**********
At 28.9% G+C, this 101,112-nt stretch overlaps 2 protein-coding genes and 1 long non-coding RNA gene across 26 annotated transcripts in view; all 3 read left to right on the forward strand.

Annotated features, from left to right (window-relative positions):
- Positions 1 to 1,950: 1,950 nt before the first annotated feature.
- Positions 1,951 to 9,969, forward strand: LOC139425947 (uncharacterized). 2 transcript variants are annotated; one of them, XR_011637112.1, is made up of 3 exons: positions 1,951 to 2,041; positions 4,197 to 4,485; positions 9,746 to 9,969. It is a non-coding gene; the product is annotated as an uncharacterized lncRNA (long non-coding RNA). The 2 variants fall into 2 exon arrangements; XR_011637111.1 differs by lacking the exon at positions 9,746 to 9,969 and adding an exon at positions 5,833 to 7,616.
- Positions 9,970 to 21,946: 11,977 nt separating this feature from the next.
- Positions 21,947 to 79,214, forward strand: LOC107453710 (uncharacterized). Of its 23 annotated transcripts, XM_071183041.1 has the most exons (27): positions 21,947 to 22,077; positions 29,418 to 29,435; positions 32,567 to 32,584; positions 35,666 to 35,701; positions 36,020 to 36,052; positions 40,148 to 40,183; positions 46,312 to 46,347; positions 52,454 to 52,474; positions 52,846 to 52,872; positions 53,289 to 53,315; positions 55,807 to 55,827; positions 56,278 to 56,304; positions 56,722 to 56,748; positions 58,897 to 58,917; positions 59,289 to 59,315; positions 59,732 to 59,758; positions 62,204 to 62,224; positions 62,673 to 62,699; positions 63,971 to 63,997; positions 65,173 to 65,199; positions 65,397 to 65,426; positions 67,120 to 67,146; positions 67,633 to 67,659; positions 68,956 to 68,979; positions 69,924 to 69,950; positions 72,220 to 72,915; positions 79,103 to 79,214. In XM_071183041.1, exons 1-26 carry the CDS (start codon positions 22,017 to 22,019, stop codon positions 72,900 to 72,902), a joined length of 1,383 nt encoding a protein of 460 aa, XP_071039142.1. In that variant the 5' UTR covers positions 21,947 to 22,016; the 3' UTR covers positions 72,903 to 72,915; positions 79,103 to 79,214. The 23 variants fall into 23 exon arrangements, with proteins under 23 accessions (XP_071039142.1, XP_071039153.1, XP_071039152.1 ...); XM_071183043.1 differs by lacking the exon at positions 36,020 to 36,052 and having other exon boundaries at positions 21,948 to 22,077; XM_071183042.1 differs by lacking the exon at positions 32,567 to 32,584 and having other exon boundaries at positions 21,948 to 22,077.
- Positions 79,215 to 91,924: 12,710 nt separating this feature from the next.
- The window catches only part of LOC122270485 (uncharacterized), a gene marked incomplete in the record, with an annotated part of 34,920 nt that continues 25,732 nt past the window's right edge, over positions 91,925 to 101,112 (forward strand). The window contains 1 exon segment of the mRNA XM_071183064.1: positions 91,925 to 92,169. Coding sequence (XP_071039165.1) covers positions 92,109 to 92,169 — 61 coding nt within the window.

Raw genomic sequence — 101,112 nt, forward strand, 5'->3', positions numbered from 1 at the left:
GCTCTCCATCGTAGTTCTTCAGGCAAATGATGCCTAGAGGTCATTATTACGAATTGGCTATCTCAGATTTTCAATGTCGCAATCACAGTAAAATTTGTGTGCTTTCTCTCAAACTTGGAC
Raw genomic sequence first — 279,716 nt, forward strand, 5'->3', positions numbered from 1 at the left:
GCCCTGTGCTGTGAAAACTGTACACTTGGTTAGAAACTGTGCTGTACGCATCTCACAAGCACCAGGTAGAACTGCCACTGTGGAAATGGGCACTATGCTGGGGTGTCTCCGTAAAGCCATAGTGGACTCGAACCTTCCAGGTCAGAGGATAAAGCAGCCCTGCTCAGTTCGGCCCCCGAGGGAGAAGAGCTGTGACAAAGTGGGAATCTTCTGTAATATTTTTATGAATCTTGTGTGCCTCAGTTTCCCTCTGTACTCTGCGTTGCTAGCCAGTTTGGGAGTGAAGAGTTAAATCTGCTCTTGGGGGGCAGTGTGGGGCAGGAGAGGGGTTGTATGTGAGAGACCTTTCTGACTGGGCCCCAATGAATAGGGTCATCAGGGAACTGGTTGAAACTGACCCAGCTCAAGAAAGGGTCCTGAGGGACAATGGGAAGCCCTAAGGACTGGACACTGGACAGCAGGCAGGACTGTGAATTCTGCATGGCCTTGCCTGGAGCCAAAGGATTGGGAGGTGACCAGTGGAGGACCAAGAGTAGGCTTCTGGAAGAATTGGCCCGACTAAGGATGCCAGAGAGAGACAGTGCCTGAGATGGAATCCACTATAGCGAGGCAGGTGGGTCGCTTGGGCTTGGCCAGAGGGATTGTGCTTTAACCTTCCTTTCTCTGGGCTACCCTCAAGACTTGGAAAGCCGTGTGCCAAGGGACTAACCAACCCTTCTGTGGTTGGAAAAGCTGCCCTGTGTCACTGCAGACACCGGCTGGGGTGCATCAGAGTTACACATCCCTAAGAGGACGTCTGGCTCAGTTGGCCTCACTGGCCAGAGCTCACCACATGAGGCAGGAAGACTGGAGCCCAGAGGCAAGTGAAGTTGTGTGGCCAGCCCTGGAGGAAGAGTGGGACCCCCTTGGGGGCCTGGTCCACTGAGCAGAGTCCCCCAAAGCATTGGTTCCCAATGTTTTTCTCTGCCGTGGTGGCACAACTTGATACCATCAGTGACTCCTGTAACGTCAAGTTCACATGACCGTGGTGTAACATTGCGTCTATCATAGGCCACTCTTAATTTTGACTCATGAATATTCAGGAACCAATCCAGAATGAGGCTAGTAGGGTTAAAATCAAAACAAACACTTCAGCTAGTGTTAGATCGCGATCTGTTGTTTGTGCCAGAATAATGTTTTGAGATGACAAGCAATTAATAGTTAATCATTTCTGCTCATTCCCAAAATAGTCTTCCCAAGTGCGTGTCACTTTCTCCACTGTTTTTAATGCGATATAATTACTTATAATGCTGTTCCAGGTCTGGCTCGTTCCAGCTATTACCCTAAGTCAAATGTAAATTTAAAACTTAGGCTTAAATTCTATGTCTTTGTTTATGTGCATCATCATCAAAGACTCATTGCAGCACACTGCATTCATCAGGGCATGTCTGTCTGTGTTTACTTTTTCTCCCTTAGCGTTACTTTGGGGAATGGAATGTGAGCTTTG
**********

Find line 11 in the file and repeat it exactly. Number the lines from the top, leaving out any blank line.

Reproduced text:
Raw genomic sequence first — 279,716 nt, forward strand, 5'->3', positions numbered from 1 at the left: